(24f) Effect of Particle Swelling on the Effective Reaction Rate in a Fixed Bed Reactor | AIChE

(24f) Effect of Particle Swelling on the Effective Reaction Rate in a Fixed Bed Reactor


Gruber-Woelfler, H. - Presenter, Graz University of Technology, Institute for Chemical Apparatus Design, Particle Technology and Combustion
Pichler, R. - Presenter, Graz Universitiy of Technology
Radl, S. - Presenter, Graz University of Technology

Fixed bed catalytic reactors (FBRs) are
the most commonly used reactors in industrial practice. A commonly used type of
FBR is a tubular reactor packed with spherical catalyst particles, and often
small tube diameter-to-particle diameter ratios are realized. This makes an
analytical description of the phenomena in these FBRs difficult, and
computational or experimental techniques must be used to access reactor
performance. In this talk we will focus on a combined computational (using
Direct Numerical Simulations, DNS) and experimental investigation of a
heterogeneous reaction relevant for fine chemicals production.

As a model reaction, an exothermic
esterification to produce acetylsalicylic acid was investigated. This reaction
takes place on the surface of an organic catalyst (Amberlite IR120). It was
found that due to the organic nature of the catalyst particles, solvent can
diffuse into the solid phase which causes particle swelling. The swelling leads
to a significant bed compaction which (i) on the one hand influences the
transport processes, and (ii) on the other hand complicates the computing of
characteristic geometric bed properties such as the particle volume fraction or
the surface area. The particle bed geometry was simulated applying a Discrete
Elements Method (DEM). By Introducing a Monte-Carlo integration method it was
possible to determine the particle volume fraction and the (for chemical
reaction available) particle surface area. Investigations on a single sphere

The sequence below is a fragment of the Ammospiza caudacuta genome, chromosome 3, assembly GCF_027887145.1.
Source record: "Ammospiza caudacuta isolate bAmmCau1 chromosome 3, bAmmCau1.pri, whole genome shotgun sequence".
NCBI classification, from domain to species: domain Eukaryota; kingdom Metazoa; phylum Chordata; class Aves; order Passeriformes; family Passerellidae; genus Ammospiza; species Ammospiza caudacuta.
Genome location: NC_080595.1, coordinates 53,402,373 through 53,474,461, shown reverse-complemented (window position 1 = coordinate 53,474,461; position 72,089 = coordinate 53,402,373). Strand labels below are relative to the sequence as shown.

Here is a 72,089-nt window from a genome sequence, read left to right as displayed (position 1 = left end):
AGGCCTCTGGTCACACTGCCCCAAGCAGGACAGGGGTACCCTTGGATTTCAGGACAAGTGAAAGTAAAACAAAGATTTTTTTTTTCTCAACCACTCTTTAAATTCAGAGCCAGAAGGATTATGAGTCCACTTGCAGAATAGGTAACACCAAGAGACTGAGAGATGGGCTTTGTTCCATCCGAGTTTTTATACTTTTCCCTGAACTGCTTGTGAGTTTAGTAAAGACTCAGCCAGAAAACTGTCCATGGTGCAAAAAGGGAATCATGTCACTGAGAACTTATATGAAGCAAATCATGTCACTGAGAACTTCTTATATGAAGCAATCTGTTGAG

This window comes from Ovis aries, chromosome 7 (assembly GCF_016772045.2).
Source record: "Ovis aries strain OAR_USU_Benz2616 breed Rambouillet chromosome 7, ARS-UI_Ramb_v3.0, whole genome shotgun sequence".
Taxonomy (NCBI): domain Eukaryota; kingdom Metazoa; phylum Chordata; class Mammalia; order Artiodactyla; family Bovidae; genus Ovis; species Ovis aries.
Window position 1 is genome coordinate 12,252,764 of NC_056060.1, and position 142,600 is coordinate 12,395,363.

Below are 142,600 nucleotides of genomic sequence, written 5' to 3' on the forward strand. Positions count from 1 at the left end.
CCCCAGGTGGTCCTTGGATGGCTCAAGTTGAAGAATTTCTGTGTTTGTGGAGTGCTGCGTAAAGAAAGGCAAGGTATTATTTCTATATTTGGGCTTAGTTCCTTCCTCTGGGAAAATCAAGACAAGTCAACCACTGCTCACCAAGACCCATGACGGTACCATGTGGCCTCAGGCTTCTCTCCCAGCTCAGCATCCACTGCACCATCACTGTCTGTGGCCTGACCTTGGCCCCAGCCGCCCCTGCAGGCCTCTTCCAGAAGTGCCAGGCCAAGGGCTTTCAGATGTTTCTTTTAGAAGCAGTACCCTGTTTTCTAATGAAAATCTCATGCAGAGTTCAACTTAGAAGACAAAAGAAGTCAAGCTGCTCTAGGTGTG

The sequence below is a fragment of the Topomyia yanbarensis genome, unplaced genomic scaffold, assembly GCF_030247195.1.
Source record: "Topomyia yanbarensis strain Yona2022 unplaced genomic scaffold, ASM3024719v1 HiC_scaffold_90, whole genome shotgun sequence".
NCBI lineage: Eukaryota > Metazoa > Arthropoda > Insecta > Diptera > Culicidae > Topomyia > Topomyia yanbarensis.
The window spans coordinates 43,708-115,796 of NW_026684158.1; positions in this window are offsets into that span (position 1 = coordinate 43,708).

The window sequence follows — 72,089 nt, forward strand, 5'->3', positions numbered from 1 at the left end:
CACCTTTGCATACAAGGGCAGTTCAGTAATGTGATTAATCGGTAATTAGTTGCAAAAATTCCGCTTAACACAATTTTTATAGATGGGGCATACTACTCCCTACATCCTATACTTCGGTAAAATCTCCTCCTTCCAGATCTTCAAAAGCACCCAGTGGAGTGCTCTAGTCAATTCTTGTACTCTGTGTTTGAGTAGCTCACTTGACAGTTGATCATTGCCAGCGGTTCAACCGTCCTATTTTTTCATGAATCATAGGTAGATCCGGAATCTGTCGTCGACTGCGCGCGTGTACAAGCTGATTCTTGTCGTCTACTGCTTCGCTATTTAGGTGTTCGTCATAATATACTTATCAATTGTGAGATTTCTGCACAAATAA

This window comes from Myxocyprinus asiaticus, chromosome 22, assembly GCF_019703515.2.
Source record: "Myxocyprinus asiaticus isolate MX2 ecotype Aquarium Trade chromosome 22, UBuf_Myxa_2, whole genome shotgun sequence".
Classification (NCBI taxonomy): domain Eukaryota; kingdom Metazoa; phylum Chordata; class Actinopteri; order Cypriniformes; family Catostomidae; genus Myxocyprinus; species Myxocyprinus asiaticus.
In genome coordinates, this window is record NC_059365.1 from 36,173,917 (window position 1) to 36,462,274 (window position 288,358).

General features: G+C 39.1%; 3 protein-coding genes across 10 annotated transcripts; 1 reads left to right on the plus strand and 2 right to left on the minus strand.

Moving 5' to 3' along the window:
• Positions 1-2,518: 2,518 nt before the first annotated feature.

were used to quantify effects due to heat transfer outside and inside the
catalyst particles, and its influence on the reaction rate. In subsequent DNS
studies the reactive flow inside a short section of the particle bed was
investigated and process relevant quantities (i.e., pressure drop and
conversion) were computed for different reactor operation conditions. Extreme
spatial grid refinement near the particle surface was employed to resolve
concentration gradients in this high Schmidt-number flow (Figure 1). An
analytical model was calibrated by use of the DNS data which makes it possible
to precisely predict the overall reactor performance of packed bed reactors.


The authors acknowledge funding through
the ?NAWI Graz? project by providing access to dcluster.tugraz.at. SR
acknowledges funding through the NanoSim project (http://www.sintef.no/projectweb/nanosim).

Figure 1: Concentration distribution on
the surface of a reacting particle bed at high Schmidt numbers (the velocity
profile is illustrated at the outlet of the domain).


This paper has an Extended Abstract file available; you must purchase the conference proceedings to access it.


Do you already own this?



AIChE Pro Members $150.00
AIChE Graduate Student Members Free
AIChE Undergraduate Student Members Free
AIChE Explorer Members $225.00
Non-Members $225.00